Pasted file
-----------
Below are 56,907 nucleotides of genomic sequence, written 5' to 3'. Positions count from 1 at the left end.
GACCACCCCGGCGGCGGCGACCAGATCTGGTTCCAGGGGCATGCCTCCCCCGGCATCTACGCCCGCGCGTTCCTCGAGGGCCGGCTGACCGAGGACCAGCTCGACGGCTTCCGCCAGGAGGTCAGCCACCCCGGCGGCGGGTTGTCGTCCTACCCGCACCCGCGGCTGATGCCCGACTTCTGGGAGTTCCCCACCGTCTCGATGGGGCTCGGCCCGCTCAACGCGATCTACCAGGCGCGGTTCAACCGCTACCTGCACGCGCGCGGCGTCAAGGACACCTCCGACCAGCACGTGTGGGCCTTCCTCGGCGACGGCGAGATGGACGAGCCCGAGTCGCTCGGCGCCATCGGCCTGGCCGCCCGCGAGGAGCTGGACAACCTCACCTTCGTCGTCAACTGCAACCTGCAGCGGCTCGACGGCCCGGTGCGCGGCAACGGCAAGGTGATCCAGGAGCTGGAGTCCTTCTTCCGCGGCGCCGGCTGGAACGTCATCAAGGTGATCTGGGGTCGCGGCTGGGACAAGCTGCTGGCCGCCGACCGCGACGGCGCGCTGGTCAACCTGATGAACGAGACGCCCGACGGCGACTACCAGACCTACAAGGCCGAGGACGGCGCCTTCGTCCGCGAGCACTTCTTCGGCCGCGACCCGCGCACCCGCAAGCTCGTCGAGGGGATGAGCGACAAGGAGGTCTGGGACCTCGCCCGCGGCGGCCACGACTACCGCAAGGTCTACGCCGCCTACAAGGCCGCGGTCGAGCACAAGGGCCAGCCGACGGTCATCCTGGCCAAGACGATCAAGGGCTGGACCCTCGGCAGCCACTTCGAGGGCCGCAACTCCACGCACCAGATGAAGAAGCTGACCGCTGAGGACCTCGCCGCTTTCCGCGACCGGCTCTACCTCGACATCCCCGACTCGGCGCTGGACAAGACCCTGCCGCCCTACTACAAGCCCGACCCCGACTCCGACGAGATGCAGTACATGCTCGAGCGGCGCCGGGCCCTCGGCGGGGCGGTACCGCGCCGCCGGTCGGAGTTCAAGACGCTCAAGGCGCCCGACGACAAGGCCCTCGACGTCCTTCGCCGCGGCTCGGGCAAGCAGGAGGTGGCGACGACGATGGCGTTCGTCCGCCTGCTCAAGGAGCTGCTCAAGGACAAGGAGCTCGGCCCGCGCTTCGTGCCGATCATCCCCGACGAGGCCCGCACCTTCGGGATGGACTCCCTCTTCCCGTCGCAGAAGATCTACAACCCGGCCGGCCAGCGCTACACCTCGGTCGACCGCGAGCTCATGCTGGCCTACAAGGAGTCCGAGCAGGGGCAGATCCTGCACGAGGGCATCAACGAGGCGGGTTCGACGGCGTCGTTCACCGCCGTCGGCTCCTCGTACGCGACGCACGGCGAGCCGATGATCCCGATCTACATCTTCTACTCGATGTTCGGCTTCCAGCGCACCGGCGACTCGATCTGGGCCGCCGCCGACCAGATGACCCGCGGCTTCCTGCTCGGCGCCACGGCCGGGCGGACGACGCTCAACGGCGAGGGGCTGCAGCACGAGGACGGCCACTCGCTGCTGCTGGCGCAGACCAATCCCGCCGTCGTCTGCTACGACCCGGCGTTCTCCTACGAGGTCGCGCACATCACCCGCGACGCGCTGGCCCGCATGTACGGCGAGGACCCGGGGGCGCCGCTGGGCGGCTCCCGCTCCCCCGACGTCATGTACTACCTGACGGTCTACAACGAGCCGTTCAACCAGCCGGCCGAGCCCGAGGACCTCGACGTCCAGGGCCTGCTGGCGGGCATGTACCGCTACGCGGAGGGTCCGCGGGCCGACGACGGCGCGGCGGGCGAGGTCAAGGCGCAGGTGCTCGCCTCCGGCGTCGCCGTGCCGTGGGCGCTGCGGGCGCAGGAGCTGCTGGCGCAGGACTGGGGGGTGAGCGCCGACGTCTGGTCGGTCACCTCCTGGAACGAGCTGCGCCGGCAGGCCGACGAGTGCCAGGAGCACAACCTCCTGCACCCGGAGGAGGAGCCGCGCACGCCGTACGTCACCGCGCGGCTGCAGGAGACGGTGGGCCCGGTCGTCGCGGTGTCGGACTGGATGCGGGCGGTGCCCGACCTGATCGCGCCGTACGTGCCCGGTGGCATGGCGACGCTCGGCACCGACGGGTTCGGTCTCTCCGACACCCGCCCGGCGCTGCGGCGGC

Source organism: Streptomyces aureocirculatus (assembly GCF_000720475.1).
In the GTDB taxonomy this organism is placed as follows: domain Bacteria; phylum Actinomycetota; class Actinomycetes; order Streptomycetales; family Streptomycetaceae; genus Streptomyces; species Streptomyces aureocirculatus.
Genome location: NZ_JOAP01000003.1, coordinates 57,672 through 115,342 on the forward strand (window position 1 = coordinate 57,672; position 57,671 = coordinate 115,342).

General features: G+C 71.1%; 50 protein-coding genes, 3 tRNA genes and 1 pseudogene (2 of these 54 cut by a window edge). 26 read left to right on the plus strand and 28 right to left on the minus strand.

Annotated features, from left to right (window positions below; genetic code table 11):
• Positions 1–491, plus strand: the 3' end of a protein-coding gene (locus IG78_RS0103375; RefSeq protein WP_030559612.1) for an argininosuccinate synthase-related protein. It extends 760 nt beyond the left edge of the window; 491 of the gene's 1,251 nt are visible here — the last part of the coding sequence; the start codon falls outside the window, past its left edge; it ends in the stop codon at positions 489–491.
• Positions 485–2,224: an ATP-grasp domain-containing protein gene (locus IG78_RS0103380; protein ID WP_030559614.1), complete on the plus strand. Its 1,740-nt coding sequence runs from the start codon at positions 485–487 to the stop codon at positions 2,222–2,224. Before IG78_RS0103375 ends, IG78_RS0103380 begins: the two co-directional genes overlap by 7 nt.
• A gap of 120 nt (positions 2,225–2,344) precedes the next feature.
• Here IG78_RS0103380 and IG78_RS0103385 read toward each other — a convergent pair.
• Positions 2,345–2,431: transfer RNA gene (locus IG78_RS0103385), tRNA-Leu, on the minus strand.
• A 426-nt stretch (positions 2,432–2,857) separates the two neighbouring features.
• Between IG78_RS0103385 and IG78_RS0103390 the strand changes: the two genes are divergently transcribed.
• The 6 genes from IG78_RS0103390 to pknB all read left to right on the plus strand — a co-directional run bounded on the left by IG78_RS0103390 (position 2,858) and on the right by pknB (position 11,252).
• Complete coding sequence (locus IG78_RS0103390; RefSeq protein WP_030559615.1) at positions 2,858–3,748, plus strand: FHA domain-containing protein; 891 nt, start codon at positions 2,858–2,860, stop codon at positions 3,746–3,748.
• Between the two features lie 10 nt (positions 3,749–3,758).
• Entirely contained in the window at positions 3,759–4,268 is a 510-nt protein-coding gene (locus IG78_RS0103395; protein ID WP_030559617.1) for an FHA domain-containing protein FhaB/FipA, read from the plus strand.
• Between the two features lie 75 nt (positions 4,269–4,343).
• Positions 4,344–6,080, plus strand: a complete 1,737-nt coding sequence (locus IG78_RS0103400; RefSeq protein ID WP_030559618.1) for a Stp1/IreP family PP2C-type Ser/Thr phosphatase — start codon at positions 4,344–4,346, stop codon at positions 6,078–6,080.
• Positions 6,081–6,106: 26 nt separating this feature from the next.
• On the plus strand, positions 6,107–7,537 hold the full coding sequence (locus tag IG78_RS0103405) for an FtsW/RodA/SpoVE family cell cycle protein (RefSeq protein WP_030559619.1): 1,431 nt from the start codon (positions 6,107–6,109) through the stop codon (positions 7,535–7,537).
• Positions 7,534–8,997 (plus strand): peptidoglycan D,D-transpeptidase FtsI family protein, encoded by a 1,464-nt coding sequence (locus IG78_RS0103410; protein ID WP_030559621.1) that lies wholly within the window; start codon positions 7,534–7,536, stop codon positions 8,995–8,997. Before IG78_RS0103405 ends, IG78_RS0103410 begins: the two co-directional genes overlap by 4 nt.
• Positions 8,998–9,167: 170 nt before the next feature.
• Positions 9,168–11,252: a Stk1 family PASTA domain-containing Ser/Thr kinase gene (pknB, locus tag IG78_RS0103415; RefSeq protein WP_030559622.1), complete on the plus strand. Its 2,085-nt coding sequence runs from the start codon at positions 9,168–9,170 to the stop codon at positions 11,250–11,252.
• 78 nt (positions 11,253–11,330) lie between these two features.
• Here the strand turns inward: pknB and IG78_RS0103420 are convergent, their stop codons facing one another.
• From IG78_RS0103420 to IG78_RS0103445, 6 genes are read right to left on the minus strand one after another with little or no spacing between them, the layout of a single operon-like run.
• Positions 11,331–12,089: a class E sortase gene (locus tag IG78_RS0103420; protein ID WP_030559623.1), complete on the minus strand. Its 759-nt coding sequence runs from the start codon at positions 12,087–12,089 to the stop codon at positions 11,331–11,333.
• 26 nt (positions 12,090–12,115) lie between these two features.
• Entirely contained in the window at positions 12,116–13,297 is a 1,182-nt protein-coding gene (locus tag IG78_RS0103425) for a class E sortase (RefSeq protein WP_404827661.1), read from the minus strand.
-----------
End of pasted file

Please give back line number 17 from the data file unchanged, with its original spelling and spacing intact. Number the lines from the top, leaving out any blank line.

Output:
• Between the two features lie 10 nt (positions 3,749–3,758).